Garcia! is the new action series premiering on HBO Max on October 28. Adapting the comic of the same name by Santiago García and Luis Bustos, it will tell the story of a patriotic super agent who is awakened after decades of hibernation to fight against the evil that hangs over the country.
Garcia! seeks to take advantage of the wave of interest that seems to exist for productions starring superheroes and makes a twist on the formula by changing the typical New York setting to the streets of the Spanish capital. In the series, made up of 6 episodes of 45 minutes, we will meet Antònia (Veki Velilla (Irreal)), a trainee journalist who is looking for a great story that will allow her to keep her job. In this search, motivated by a mysterious package that arrived at her home, Antònia will encounter a conspiracy led by Winters (Francisco Reyes (Malnazidos, 30 coins)) who has a lot to do with García (Francisco Ortiz (El Cid)) , a super agent created by the Franco regime in the 1950s who now awakens to fight injustice after being in hibernation for decades.
Review The Peacemaker (2022) [HBO Max]
Laughter and insults
Starting from this premise, of which many have already pointed out the similarities with that of Captain America, Garcia! offers us a fresh and entertaining story that will catch us thanks to alternating doses of action and comedy. And to start the review, why not talk about it, the comedy. In my opinion, the series makes great use of humor, avoiding it to feel excessive, but achieving the right level of lightness to prevent its viewing from falling into boredom. Honestly, it’s been a long time since I saw a Spanish series that achieved such a good balance of humor and, although I wouldn’t qualify Garcia! as a comedy in use, it does manage to get some laughs. This also links to another aspect of the series, controversy.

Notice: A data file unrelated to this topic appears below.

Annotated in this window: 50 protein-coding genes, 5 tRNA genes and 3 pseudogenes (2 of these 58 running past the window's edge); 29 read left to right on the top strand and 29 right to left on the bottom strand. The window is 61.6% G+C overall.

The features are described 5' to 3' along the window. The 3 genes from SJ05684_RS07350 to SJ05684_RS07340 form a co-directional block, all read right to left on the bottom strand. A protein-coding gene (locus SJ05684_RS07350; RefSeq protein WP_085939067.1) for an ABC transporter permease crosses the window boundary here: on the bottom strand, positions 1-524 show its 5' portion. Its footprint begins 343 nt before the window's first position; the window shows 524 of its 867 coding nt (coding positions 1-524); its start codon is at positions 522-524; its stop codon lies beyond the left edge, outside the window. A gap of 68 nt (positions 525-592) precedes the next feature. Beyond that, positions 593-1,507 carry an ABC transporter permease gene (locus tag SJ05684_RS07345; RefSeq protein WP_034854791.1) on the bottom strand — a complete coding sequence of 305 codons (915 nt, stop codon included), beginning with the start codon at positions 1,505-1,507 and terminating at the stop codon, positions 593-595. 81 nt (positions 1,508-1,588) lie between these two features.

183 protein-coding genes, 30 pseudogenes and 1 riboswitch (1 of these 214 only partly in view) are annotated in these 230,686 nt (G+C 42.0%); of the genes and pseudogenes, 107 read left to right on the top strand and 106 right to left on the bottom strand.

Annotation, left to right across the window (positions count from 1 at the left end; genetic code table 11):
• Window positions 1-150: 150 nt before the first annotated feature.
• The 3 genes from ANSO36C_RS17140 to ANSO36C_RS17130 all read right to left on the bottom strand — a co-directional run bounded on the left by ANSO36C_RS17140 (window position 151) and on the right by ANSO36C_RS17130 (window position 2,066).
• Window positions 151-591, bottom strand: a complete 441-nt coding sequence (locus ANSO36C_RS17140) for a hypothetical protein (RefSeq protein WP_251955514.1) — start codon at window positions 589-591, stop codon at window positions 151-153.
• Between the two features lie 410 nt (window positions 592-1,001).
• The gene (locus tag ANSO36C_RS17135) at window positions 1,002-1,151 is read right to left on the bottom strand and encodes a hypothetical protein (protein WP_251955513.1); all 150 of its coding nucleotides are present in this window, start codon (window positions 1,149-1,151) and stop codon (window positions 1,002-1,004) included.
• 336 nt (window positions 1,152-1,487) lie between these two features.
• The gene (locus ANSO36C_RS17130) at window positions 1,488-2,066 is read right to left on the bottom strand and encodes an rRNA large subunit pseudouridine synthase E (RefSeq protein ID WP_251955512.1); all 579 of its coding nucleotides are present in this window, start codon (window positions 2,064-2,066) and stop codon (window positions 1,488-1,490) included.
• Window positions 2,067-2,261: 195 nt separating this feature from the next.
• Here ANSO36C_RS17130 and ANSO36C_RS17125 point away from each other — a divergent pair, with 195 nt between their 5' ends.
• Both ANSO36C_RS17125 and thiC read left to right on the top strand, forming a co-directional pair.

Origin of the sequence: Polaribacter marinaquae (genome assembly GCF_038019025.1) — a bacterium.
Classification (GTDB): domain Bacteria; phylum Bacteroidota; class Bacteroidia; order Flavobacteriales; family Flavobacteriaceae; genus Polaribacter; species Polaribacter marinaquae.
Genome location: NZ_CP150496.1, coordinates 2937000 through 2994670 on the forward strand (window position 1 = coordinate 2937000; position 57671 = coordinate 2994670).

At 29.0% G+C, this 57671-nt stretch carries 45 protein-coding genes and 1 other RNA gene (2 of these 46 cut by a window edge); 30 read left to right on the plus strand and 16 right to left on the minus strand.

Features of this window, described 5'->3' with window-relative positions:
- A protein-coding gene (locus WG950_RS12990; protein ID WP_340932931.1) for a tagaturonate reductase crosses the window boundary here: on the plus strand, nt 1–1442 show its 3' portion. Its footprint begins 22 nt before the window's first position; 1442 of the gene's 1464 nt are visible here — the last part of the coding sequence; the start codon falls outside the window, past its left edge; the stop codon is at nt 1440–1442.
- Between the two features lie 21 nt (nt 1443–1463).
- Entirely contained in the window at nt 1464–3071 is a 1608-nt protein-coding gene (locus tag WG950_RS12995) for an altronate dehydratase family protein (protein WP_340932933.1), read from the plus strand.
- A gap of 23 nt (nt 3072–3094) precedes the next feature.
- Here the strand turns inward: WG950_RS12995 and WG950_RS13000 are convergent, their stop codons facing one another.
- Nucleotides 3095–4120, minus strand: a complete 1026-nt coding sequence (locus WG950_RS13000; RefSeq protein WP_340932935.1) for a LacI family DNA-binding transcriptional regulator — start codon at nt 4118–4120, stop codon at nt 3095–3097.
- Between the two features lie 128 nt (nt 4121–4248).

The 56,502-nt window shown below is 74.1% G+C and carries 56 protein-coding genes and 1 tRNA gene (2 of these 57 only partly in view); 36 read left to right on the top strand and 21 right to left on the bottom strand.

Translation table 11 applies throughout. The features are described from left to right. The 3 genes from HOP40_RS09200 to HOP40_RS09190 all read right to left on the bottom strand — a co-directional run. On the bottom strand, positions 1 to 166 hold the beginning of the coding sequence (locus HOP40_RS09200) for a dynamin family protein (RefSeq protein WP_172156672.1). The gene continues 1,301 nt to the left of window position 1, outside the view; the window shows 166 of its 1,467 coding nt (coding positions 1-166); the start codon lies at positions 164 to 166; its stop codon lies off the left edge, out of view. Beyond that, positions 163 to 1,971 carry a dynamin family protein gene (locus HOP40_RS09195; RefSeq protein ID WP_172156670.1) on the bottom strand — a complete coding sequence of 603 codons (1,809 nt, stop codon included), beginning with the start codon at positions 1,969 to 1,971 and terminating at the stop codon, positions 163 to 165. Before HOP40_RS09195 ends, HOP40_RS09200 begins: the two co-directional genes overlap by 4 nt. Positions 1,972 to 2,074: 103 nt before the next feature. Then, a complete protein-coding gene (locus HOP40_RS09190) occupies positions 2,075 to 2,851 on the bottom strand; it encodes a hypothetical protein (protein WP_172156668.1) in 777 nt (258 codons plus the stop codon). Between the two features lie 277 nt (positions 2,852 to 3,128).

The plot of the series very often includes Francoism, even a large part of the first episode takes place in the Valley of the Fallen, but it does not feel like you are being given moral lessons or that it is trying to ridicule some political position (except perhaps in the fight between Francoists and students), and this is another aspect that distinguishes Garcia! of most recent homeland fiction.
And the cakes?
However, there is an aspect of Garcia! that leaves much to be desired, and this is his action. It’s not that the fights are poorly choreographed or that the special effects aren’t up to par, the problem lies more with the premise of the action scenes. Every time we see our protagonists fight evil they feel forced, scripted. The bad guys don’t run to get Antonia or García, they just walk, they fire their guns many times, but never when they have an easy target, the protagonists survive everything that happens to them without a scratch, and they seem to be able to infiltrate any organization or country building.
Despite this problem regarding the believability of the action of the series, I think that the art direction team has done a great job and managed to bring life to every corner of the secret section IX, and both the Madrid current as that of the last century are shown in all their splendor. The soundtrack manages to perfectly fit the original themes (among which I have noticed that the beating motif of García’s character begins with the notes of the national anthem) with Schubert’s Ave María or the Chorus of the Slaves Jews by Verdi, and the cinematography manages to leave us some great shots like those at the end of the first episode or the fight scenes on the train in black and white.
Garcia deserves it! worth it
In my opinion, yes, it is not a series that innovates and takes Spanish fiction to new heights, but I have come across an entertaining and well-made production that, even with its faults, manages to make the viewer have a good time.